Namibia is a country on the south-west coast of Africa. It is one of the driest and most sparsely populated countries on earth. The Namib Desert in the west and the Kalahari Desert in the east are separated by the Central Plateau.
Namib Sand Sea is the only coastal desert in the world that includes extensive dune fields influenced by fog
It was time to leave Swakopmund and head towards the Namib desert. It was going to be a long day of driving on the C14, a long gravel road via the Gaub Pass and Kuiseb Pass in the direction of Solitaire and from there to Sesriem. We would be travelling through the remote and barren Namib-Naukluft National Park. After driving for a couple of hours we reached the top of a hill, the first we’d seen for a while. There was a car park and several cars had pulled over. Karen needed a pee and there was a pit toilet, so we decided to stop. From the vantage of the hill, we had some spectacular views of the surrounding landscape. Also, close to the car park were some unusual trees I wanted to take a closer look at. These turned out to be the quiver tree or kokerboom, or to give its official name Aloidendron dichotomum. Despite its name, this is not a true tree, but rather a species of Aloe capable of growing over 30 feet tall. The bark of these trees is fascinating as it is covered in a white powdery substance that’s used to reflect much of the sun’s heat. The plants are also capable of a rare botanical practice known as self-amputation, which allows them to shed diseased limbs to prevent sudden infections from spreading and remove extra limbs in times of drought.
About 180km into the journey we reached the Kuiseb Canyon which contains the ephemeral Kuiseb River, which is no more than a broad sandy riverbed for most of the year. Although it may flow for two or three weeks during the rainy season, it only gets as far as Gobabeb before seeping into the sand. This area earned its claim to fame from the novel, “Wenn es Krieg gibt, gehen wir in die Wüste“, written by Prof. Henno Martin. This novel is a portrayal of the experiences of the Geologists Henno Martin and Hermann Korn, during the Second World War. After the canyon, the geometry of the landscape changes with mile after mile of rolling hills before reaching a series of rocky outcrops.
A little further from the Kuiseb Canyon was a road sign depicting we were crossing the Tropic of Capricorn, Karen’s birth sign. We of course had to stop and take some photographs. Unfortunately, many people had also stopped here, and rather leave with just photographs, they had decided to deface the signs with stickers. How annoying!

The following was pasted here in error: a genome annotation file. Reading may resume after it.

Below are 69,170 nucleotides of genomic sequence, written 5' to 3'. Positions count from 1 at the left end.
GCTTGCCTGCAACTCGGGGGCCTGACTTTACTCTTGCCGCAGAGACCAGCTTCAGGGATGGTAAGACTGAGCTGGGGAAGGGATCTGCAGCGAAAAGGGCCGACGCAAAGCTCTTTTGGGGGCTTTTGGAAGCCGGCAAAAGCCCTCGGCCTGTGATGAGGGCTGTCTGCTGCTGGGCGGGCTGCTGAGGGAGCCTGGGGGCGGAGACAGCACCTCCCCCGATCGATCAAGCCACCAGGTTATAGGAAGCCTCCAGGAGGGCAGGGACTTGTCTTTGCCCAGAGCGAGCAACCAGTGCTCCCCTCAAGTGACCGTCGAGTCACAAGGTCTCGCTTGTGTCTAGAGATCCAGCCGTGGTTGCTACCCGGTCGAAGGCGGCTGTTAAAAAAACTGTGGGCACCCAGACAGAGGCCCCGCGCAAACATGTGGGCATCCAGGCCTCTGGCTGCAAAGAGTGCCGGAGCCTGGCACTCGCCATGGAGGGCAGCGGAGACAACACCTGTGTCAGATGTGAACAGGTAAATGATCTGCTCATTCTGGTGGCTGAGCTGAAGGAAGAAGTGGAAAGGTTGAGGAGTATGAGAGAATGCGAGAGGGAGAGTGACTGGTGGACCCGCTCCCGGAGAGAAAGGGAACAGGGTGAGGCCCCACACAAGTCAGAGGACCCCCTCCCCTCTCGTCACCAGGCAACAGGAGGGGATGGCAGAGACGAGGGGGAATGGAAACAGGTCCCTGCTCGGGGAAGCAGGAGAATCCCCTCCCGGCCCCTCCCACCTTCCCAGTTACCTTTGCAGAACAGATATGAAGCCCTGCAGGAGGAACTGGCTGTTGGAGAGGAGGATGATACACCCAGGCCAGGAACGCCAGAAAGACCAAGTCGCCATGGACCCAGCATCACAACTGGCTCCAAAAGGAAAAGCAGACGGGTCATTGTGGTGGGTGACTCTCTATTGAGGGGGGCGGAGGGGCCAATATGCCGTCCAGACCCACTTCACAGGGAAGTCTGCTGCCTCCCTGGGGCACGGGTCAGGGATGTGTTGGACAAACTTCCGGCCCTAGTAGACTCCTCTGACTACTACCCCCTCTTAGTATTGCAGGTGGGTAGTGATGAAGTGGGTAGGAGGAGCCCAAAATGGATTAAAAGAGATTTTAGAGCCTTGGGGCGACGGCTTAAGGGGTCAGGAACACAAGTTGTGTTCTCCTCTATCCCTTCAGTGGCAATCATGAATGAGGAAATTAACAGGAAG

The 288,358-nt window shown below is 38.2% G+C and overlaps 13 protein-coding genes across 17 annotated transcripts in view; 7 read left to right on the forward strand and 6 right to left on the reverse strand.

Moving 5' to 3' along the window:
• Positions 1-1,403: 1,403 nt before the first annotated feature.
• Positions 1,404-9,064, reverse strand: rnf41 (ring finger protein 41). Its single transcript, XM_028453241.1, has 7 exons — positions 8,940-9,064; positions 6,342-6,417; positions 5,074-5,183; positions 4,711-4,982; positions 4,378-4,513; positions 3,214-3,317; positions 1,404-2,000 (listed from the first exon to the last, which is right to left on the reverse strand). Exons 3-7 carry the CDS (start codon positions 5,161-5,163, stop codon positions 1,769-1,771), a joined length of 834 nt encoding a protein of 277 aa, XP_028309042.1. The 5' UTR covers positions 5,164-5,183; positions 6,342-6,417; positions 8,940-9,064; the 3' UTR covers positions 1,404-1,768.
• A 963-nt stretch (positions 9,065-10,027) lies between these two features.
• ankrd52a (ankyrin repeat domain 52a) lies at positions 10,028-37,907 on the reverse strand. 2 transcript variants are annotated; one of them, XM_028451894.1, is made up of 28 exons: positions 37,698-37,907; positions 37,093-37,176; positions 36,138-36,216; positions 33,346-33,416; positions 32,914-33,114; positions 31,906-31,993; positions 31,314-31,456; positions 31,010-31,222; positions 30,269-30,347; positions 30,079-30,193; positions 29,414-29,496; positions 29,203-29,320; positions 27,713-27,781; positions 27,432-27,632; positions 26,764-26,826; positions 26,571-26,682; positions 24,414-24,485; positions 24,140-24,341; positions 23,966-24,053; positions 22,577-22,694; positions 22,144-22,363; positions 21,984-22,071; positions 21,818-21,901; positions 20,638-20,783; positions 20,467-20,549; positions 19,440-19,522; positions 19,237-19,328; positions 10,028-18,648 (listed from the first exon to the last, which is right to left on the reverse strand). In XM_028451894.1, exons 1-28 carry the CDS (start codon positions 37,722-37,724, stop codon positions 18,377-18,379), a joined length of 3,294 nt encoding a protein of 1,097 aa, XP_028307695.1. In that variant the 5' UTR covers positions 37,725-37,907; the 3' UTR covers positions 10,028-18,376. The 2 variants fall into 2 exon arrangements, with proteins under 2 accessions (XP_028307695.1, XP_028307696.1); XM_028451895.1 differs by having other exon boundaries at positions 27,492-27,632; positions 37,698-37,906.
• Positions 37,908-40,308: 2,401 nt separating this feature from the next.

The small village of Solitaire was our next stop to get some refreshments and fuel.
There is not a lot to Solitaire but has become famous in the region as a stopover for tired and weary travellers.
Without a doubt, the most famous attraction in Solitaire is its bakery. More than 20+ years ago a Scottish adventurer moved to the town and opened the bakery. A man bigger than life in all aspects, Percy Cross “Moose” McGregor, was a wonderful baker and started selling various bakery items including a German apple pie (Apfelstrudel), made from an old family recipe. Sadly, Moose died in 2012 but the bakery lives on. How could we not stop in this baked product oasis?
At the entrance to the bakery’s parking lot were several rusted, antique American trucks. As American as apple pie! It was too good a photo opportunity to miss.
The bakery has grown over the years and is now a well-oiled tourist trap. We ordered our food (apple pie of course) and a coffee and went out to the courtyard to find a table to wait. It was not long before our refreshments arrived together with a small flock of hungry and attentive birds. Not that they had much chance of getting any of our apple pie.
Feeling cheered by pie and coffee we returned to the car. Disaster … we had a flat tyre. We now scrambled to remember what we’d been told about changing the tire. First of all, we needed to find the spare tyre and jack. Check – done. Now where to set the jack under the vehicle. We realised we had only been given a cursory lesson and didn’t know where the jack point was. So, I guessed and started to jack the car up. Soon we realised something was not right, things started to bend that shouldn’t and the jack went beyond its safety point, and it still has not raised the vehicle enough to take off the flat tyre, let alone put on the new one.
At this point, our bacon was saved by a kind South African family who had seen that we were struggling. They got our ailing jack done and set it further under the vehicle under the axle. The weirdest place, halfway under the car, but it worked and in no time our new tyre was on, and we were ready to go. We were so thankful to these good Samaritans.
Shortly after Solitaire we left the C14 and took the C19 south, a route that passed along the rugged and beautiful Naukluft Mountains.
After 80km we took a turning towards the settlement of Sesriem, and suddenly, much to our surprise we were on the most perfect tarred road. 5km further along this road, we turned off to the Desert Camp where we would be spending two nights. Our accommodation was a small concrete cabin, which was spartan but comfortable, with views across the mountains. It also had a very neat little outside kitchen.